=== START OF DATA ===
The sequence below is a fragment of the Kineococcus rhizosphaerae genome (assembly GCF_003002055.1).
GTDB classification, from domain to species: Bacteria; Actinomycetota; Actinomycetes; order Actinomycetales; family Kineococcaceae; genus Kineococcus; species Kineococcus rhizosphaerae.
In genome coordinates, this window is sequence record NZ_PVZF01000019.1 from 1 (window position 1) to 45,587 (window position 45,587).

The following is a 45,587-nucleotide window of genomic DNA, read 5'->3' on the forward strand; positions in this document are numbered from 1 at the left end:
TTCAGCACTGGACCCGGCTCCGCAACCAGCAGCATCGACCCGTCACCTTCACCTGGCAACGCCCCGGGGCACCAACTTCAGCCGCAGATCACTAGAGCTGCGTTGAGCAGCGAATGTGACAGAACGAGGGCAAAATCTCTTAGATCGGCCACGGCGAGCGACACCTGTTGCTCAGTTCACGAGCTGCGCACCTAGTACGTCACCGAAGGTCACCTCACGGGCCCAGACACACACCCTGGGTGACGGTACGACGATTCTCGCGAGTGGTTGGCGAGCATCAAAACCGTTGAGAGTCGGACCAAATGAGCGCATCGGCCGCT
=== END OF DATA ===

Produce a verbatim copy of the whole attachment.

The sequence below is a fragment of the Kineococcus rhizosphaerae genome (assembly GCF_003002055.1).
GTDB classification, from domain to species: Bacteria; Actinomycetota; Actinomycetes; order Actinomycetales; family Kineococcaceae; genus Kineococcus; species Kineococcus rhizosphaerae.
In genome coordinates, this window is sequence record NZ_PVZF01000019.1 from 1 (window position 1) to 45,587 (window position 45,587).

The following is a 45,587-nucleotide window of genomic DNA, read 5'->3' on the forward strand; positions in this document are numbered from 1 at the left end:
TTCAGCACTGGACCCGGCTCCGCAACCAGCAGCATCGACCCGTCACCTTCACCTGGCAACGCCCCGGGGCACCAACTTCAGCCGCAGATCACTAGAGCTGCGTTGAGCAGCGAATGTGACAGAACGAGGGCAAAATCTCTTAGATCGGCCACGGCGAGCGACACCTGTTGCTCAGTTCACGAGCTGCGCACCTAGTACGTCACCGAAGGTCACCTCACGGGCCCAGACACACACCCTGGGTGACGGTACGACGATTCTCGCGAGTGGTTGGCGAGCATCAAAACCGTTGAGAGTCGGACCAAATGAGCGCATCGGCCGCT